A task that monumental would require a big chunk of time...It took George 4 months to write draw and letter about 84 pages that would be broken down into 22 pages stories...while George was in the lab...Henderson was promoting...the radio campaign still going strong and now 4-6 30 second animated tv spots that were created using studio max were being ran per day...calls and letters flooded stableboy productions...The tv spots were placed on the cable affiliates of mtv, the cartoon network, bet, and usa...during trl and 106and park, dragon ball z...you get the point...the buzz had gotten so big and we hadn't even released a full color book yet...Virginia association of Black psychologist gave us a community crusader award, walmart invited us to do a book signing at there store for there literacy day program, schools were even writing us letters about how they use the books as class assignments...

Charlie Baltimore a rap artist on the Ja rule's Murda Inc records a label under Def Jam distribution did a commercial for us ...leading to def jam giving us the rights to use there artist as characters in the book as well as Nas of Columbia Records...To sum it all up it has been an amazing year for Stableboy Productions and we're continuing to grow like a small version of Harry Potter phenomenon...

 

Okay, it might look like Black Civilian Justice, but there's certainly energy, dedication and a level of success that is batting above its weight. It's unsophisticated, it's crude and it might not serve a nationwide campaign to sell the medium, but it seems to have worked on that level.

Manipulating media is fun. I placed a story in the British newspaper the Daily Mail last week about Princess Diana's appearance in an upcoming X-Statix, that got taken up by other newspapers and media around the world. I'm intending to do something similar when my new mystery comic book gets published. The trick to manipulating media is to find something they really, really want. And if you don't have it, make it up.

And if nothing else, people who work in comics are very good at doing just that.

More to come. P.S. Last night was at the Chris Ware talk at the brand new, soon-to-be-regular COMICA week, organised by Escape founder Paul Gravett. Paul, described by Eddie Campbell as The Man At The Crossroad, has la long history of being a cornerstone in British comics, organising groups of creators or indeed just introducing them to each other. Most major British comics works of art have passed through his door in one way or another. And this week, he persuaded the Institute Of Contemporary Art to put up an exhibition and a number of shows about comics. The exhibition features a wall full of one comic strip that splits off into different narratives, or has different narratives intersect with the central story, by different artists, including the likes of Chris Ware, Roger Langridge, Charles Burns and Mark Stafford - expect a web version soon. But here's the thing about numbers again. The ICA were bowled over by the numbers of people the events attracted, selling out in record speed large rooms that could sit 250 people!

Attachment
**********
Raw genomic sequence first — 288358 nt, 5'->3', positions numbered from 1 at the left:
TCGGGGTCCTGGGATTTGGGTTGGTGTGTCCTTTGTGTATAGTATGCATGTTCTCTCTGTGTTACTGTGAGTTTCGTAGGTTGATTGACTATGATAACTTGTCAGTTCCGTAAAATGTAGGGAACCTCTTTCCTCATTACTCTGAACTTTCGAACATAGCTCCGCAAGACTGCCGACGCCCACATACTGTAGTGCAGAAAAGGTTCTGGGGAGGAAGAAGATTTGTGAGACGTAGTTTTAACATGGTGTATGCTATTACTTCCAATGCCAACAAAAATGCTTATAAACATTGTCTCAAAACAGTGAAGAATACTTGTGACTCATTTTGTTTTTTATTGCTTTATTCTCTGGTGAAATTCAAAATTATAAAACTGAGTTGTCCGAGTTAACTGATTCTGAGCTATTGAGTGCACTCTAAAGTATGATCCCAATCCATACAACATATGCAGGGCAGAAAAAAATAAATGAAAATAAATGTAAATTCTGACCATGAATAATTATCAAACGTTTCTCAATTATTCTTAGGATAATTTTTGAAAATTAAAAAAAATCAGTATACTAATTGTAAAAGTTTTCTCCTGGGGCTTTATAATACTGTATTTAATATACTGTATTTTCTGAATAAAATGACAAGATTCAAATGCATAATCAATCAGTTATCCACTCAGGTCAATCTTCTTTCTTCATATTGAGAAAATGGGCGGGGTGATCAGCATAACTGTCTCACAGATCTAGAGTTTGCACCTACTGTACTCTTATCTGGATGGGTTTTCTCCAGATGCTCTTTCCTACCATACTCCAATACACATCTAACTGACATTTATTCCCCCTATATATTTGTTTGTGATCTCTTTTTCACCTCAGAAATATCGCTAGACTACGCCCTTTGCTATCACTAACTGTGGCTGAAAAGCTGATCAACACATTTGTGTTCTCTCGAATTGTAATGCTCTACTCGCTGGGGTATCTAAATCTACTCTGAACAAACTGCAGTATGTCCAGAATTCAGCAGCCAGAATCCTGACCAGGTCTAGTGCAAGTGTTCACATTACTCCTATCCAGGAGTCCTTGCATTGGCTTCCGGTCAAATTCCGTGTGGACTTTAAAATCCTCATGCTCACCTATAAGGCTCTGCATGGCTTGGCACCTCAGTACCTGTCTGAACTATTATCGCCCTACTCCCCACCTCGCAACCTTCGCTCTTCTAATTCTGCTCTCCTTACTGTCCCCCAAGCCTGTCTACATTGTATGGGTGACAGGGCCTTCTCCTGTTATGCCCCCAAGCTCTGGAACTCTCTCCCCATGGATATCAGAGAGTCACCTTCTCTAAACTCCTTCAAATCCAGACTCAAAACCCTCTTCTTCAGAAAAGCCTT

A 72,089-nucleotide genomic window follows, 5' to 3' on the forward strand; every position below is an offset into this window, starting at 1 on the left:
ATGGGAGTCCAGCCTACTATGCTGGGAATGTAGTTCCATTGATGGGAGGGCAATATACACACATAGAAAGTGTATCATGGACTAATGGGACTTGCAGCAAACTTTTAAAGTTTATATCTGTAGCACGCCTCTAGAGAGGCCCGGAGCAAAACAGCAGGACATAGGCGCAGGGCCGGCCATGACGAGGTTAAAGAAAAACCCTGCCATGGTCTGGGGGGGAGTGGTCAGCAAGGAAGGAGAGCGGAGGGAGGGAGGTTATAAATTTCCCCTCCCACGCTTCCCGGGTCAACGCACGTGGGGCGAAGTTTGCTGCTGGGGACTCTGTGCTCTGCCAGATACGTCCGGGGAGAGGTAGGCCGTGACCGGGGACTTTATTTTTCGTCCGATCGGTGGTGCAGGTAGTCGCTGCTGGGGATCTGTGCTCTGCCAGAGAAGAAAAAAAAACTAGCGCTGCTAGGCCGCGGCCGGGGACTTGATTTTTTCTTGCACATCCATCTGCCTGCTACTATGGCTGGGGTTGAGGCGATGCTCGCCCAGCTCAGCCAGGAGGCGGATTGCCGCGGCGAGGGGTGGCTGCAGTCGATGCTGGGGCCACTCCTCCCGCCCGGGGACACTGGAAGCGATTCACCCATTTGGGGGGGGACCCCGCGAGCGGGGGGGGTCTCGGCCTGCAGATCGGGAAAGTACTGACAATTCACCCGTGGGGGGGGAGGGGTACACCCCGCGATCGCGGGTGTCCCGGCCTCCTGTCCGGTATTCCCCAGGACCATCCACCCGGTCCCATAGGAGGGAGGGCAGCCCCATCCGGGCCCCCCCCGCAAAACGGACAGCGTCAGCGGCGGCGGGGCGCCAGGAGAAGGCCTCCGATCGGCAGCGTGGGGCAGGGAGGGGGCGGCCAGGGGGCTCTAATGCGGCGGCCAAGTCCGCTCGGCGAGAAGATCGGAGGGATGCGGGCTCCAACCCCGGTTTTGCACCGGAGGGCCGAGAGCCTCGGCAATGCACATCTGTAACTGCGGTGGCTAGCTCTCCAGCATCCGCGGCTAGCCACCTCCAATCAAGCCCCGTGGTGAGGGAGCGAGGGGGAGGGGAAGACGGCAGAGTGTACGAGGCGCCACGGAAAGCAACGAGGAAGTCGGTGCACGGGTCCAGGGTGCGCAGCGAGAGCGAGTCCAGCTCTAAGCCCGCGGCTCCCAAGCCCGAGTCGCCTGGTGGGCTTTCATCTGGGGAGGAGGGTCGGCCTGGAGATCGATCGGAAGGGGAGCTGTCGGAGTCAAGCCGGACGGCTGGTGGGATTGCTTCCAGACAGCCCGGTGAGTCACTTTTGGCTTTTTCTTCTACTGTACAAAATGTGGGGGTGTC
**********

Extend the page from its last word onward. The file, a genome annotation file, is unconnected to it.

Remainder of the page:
Yeah, I know. But for contemporary art, this is an excellent thing. See what I meant about comparative numbers? Comics are a huge blockbuster industry for the arts world.

Anyway, one of the people coming along to the Chris Ware talk was UK TV comedian, football pundit, and No .1 songwriter Frank Skinner. Apparently, he's a bit of a fan of old Chris. No American will have heard of him, but I thought it would be a good place to start a UK HE READS COMICS spinoff.

THIS MAN TELLS GAGS ABOUT ANAL SEX. AND WOMEN LOVE HIM

HE READS COMICS

Frank Skinner reads Jimmy Corrigan. Available in your local bookshop.

BREAKING NEWS

Just before I go. Epic editor Stephanie Moore has been posting on X-Fan about the possibility of the withdrawal of creator-owned opportunities at Epic. She writes "This is actually a good place to mention a recent development for EPIC: the creator-owned option may no longer be available to EPIC creators. This question is being discussed at levels in the company much higher than myself and to the best of my knowledge, nothing concrete has been settled at this point. But what may happen is that creators may instead have the option to sign a New Character agreement, which gives the creator financial participation in the character while still giving ownership of the property to Marvel."

Oh boy...

Rich Johnston writes Lying In the Gutters .   

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The Waiting For Tommy Archive